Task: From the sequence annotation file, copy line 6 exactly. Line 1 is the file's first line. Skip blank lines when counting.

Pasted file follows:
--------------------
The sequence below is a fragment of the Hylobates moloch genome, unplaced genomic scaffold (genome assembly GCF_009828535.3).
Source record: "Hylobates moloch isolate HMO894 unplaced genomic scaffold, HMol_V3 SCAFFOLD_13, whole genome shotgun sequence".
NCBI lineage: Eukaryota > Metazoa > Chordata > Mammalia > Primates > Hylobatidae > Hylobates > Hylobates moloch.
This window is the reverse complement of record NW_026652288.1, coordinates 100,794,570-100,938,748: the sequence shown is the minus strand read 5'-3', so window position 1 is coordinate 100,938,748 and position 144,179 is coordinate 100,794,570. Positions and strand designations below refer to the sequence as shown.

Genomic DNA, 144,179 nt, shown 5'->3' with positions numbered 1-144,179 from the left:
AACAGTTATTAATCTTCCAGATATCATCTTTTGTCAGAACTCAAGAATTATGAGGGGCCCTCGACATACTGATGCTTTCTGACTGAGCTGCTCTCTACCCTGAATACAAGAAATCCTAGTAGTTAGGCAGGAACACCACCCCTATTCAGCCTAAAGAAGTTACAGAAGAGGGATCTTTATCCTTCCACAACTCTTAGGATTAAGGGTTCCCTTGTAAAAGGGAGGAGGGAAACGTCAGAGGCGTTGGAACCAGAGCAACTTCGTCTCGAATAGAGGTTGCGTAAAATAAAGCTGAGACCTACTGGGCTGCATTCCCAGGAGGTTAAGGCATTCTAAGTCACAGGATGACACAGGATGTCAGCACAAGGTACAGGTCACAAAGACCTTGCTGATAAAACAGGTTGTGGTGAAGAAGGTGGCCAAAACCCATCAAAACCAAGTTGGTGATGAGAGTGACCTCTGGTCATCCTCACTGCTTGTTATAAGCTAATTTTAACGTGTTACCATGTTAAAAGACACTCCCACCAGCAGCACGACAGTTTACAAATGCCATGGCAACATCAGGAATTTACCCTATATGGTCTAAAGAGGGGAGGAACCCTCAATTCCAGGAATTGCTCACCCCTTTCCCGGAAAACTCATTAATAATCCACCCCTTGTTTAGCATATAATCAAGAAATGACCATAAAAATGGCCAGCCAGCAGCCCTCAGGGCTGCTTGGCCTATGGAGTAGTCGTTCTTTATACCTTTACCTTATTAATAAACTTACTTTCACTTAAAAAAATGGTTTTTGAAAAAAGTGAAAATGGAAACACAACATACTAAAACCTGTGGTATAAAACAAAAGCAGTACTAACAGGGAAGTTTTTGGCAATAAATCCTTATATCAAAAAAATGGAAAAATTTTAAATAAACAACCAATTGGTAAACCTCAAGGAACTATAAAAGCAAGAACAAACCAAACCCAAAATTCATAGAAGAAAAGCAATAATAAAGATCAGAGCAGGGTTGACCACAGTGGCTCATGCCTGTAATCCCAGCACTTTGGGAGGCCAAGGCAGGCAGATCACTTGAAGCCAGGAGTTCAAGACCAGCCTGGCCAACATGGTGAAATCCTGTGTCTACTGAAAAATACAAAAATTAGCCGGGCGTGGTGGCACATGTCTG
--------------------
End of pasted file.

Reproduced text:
AACAGTTATTAATCTTCCAGATATCATCTTTTGTCAGAACTCAAGAATTATGAGGGGCCCTCGACATACTGATGCTTTCTGACTGAGCTGCTCTCTACCCTGAATACAAGAAATCCTAGTAGTTAGGCAGGAACACCACCCCTATTCAGCCTAAAGAAGTTACAGAAGAGGGATCTTTATCCTTCCACAACTCTTAGGATTAAGGGTTCCCTTGTAAAAGGGAGGAGGGAAACGTCAGAGGCGTTGGAACCAGAGCAACTTCGTCTCGAATAGAGGTTGCGTAAAATAAAGCTGAGACCTACTGGGCTGCATTCCCAGGAGGTTAAGGCATTCTAAGTCACAGGATGACACAGGATGTCAGCACAAGGTACAGGTCACAAAGACCTTGCTGATAAAACAGGTTGTGGTGAAGAAGGTGGCCAAAACCCATCAAAACCAAGTTGGTGATGAGAGTGACCTCTGGTCATCCTCACTGCTTGTTATAAGCTAATTTTAACGTGTTACCATGTTAAAAGACACTCCCACCAGCAGCACGACAGTTTACAAATGCCATGGCAACATCAGGAATTTACCCTATATGGTCTAAAGAGGGGAGGAACCCTCAATTCCAGGAATTGCTCACCCCTTTCCCGGAAAACTCATTAATAATCCACCCCTTGTTTAGCATATAATCAAGAAATGACCATAAAAATGGCCAGCCAGCAGCCCTCAGGGCTGCTTGGCCTATGGAGTAGTCGTTCTTTATACCTTTACCTTATTAATAAACTTACTTTCACTTAAAAAAATGGTTTTTGAAAAAAGTGAAAATGGAAACACAACATACTAAAACCTGTGGTATAAAACAAAAGCAGTACTAACAGGGAAGTTTTTGGCAATAAATCCTTATATCAAAAAAATGGAAAAATTTTAAATAAACAACCAATTGGTAAACCTCAAGGAACTATAAAAGCAAGAACAAACCAAACCCAAAATTCATAGAAGAAAAGCAATAATAAAGATCAGAGCAGGGTTGACCACAGTGGCTCATGCCTGTAATCCCAGCACTTTGGGAGGCCAAGGCAGGCAGATCACTTGAAGCCAGGAGTTCAAGACCAGCCTGGCCAACATGGTGAAATCCTGTGTCTACTGAAAAATACAAAAATTAGCCGGGCGTGGTGGCACATGTCTG